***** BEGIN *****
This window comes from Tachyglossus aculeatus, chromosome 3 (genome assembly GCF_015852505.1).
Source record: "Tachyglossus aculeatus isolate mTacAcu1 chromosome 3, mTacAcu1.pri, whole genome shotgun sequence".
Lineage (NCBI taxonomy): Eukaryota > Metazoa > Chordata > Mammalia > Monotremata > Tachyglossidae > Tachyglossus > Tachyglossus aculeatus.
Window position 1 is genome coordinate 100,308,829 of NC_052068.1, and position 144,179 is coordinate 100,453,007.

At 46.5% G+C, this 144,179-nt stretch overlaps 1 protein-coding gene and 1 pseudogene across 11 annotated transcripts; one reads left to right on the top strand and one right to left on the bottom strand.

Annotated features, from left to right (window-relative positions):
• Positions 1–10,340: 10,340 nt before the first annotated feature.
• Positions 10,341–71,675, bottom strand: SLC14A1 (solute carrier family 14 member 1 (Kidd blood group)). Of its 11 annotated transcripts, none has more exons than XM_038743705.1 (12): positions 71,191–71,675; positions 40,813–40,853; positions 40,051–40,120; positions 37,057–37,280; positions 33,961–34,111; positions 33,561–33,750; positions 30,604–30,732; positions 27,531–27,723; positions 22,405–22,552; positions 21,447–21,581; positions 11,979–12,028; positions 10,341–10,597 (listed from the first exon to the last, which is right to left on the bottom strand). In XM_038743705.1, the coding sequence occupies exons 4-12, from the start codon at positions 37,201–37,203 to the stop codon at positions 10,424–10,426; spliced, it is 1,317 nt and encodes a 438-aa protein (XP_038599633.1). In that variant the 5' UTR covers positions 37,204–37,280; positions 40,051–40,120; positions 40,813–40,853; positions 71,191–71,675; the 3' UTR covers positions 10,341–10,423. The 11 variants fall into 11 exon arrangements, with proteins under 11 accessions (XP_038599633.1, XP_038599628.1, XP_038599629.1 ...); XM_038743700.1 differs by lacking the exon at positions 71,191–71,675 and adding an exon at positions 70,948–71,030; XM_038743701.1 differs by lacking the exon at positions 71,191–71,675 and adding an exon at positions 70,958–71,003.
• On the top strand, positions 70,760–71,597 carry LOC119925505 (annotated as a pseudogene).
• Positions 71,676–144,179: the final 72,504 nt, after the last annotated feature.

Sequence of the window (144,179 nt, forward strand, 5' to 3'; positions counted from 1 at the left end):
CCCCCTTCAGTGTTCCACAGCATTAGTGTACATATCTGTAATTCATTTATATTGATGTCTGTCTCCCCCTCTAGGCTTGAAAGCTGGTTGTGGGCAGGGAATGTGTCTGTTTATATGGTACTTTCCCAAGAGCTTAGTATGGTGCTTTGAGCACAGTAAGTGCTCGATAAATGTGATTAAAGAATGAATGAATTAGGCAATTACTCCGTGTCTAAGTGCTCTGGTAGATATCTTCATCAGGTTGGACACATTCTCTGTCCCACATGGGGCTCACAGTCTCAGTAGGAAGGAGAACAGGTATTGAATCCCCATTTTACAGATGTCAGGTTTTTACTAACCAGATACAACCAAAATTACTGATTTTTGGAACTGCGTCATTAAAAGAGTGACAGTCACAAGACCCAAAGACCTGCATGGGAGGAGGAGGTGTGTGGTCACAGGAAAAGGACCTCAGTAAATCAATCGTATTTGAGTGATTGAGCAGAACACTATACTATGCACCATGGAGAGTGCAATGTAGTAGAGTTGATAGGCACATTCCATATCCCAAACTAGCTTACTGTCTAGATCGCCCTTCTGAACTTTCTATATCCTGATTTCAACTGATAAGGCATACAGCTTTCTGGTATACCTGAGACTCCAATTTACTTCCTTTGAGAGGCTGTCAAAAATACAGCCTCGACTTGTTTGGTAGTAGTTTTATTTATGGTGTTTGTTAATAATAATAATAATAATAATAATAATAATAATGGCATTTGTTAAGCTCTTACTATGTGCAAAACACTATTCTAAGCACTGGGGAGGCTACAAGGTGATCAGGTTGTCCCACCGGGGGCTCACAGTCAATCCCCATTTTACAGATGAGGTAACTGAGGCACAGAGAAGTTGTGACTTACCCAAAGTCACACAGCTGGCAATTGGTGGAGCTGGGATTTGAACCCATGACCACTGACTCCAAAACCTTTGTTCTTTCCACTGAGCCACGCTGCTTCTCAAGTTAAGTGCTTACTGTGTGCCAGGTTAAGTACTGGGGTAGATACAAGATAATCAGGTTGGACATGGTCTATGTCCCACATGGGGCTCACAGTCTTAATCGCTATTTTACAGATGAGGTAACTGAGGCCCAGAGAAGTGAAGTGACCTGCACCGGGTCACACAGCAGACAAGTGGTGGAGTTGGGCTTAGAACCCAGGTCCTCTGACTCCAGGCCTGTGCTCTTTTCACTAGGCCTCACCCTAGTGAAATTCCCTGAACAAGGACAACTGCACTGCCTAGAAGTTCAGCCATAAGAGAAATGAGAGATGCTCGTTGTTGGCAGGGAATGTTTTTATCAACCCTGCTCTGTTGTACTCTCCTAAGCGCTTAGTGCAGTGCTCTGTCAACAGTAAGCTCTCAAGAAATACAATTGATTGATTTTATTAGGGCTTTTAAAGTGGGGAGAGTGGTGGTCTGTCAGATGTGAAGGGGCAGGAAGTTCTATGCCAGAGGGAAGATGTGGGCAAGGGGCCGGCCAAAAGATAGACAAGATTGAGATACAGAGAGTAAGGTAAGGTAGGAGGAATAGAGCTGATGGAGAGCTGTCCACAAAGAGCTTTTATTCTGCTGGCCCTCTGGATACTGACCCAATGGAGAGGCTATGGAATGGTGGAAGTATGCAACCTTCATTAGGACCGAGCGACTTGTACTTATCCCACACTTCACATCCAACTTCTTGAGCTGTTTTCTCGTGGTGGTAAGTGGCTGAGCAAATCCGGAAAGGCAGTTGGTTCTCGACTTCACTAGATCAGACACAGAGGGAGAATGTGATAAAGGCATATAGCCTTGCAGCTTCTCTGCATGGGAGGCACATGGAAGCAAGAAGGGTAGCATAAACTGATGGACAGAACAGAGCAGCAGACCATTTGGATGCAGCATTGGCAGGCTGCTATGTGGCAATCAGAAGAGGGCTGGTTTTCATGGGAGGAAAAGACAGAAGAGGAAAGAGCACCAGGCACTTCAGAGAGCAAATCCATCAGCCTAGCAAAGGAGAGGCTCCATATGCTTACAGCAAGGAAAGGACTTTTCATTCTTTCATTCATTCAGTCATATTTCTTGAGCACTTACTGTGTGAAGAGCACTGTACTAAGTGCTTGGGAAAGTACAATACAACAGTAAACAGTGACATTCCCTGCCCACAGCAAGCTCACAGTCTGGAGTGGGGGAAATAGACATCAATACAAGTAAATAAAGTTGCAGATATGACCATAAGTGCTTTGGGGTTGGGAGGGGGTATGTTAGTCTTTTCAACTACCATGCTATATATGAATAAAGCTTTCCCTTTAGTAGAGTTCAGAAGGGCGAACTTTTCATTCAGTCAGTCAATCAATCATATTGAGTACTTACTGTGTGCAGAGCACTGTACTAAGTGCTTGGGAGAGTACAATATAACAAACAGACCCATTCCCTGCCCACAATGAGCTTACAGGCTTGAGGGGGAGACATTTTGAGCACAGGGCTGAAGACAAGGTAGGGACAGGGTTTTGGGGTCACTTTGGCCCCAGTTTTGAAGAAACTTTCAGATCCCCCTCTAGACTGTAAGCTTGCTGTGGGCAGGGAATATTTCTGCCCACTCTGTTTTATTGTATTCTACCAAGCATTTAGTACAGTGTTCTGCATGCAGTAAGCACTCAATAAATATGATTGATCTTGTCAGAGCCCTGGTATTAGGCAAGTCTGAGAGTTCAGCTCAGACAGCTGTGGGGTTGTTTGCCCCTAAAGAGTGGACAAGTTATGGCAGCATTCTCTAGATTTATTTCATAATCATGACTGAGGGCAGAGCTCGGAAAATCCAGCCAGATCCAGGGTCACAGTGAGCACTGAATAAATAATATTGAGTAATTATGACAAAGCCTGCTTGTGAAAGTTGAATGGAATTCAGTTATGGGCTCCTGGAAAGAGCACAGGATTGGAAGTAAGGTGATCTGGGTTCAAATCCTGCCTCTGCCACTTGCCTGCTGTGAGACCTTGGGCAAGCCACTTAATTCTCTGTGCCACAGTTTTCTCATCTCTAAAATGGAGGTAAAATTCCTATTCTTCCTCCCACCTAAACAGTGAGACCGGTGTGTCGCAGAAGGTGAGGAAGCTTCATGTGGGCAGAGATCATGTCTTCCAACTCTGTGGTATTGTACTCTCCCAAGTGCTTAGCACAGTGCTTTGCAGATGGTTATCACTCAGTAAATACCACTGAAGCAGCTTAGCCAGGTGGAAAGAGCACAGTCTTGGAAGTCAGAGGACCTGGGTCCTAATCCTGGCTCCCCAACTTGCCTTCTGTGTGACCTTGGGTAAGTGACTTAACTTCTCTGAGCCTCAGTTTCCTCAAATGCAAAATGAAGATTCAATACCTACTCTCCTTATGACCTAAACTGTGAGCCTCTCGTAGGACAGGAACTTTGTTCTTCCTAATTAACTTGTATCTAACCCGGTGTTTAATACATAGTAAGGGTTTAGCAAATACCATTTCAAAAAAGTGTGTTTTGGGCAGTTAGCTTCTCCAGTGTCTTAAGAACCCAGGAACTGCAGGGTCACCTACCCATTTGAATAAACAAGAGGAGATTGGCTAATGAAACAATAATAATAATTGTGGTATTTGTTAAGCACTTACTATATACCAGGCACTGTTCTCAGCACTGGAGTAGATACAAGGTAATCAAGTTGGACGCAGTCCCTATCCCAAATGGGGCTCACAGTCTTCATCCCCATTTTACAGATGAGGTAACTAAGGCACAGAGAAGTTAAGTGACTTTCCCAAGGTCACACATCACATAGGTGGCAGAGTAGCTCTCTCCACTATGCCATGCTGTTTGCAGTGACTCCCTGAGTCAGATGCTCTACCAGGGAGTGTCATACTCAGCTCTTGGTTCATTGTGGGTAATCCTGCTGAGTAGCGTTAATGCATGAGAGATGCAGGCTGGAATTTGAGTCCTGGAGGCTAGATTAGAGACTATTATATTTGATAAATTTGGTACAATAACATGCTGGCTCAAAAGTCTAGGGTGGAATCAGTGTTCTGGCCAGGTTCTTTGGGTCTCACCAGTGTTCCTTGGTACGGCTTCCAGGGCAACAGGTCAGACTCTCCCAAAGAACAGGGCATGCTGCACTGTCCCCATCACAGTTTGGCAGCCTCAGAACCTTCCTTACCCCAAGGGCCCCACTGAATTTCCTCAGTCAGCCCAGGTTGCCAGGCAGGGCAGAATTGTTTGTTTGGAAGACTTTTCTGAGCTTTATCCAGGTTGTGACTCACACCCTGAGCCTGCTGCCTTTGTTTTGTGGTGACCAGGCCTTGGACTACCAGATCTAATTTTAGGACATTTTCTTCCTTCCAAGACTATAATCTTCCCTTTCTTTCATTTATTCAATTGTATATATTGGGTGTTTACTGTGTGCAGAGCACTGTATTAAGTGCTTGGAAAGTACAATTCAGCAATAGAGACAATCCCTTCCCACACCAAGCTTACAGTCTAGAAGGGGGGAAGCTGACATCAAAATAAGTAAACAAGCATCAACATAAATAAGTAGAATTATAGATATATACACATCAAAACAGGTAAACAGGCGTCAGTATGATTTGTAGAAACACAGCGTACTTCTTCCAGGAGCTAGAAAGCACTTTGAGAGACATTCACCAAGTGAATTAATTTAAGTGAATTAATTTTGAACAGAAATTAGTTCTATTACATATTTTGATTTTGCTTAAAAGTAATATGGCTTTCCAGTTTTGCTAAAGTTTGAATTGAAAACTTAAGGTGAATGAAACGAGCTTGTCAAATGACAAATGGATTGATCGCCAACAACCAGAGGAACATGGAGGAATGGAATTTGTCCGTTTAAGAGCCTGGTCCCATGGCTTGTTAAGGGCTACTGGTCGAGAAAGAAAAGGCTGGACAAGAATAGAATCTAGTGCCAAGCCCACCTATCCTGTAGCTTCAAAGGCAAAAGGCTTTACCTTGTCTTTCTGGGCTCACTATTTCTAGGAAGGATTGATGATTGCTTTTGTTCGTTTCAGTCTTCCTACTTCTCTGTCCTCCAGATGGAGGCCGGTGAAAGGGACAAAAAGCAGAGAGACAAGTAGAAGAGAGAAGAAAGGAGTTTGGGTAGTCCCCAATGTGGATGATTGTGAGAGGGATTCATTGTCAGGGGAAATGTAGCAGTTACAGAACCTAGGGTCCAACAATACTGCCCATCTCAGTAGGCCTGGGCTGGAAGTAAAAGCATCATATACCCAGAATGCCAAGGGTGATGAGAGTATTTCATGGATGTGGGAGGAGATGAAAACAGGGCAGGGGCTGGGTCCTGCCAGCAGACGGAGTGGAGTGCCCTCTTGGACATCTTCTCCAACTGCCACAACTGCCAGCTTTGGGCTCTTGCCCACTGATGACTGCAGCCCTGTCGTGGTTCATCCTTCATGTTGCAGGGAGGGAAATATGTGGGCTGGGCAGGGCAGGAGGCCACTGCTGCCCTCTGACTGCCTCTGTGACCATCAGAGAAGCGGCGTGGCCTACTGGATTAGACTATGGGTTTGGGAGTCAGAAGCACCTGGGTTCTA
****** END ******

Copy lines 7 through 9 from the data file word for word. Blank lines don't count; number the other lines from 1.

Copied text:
• Positions 1–10,340: 10,340 nt before the first annotated feature.
• Positions 10,341–71,675, bottom strand: SLC14A1 (solute carrier family 14 member 1 (Kidd blood group)). Of its 11 annotated transcripts, none has more exons than XM_038743705.1 (12): positions 71,191–71,675; positions 40,813–40,853; positions 40,051–40,120; positions 37,057–37,280; positions 33,961–34,111; positions 33,561–33,750; positions 30,604–30,732; positions 27,531–27,723; positions 22,405–22,552; positions 21,447–21,581; positions 11,979–12,028; positions 10,341–10,597 (listed from the first exon to the last, which is right to left on the bottom strand). In XM_038743705.1, the coding sequence occupies exons 4-12, from the start codon at positions 37,201–37,203 to the stop codon at positions 10,424–10,426; spliced, it is 1,317 nt and encodes a 438-aa protein (XP_038599633.1). In that variant the 5' UTR covers positions 37,204–37,280; positions 40,051–40,120; positions 40,813–40,853; positions 71,191–71,675; the 3' UTR covers positions 10,341–10,423. The 11 variants fall into 11 exon arrangements, with proteins under 11 accessions (XP_038599633.1, XP_038599628.1, XP_038599629.1 ...); XM_038743700.1 differs by lacking the exon at positions 71,191–71,675 and adding an exon at positions 70,948–71,030; XM_038743701.1 differs by lacking the exon at positions 71,191–71,675 and adding an exon at positions 70,958–71,003.
• On the top strand, positions 70,760–71,597 carry LOC119925505 (annotated as a pseudogene).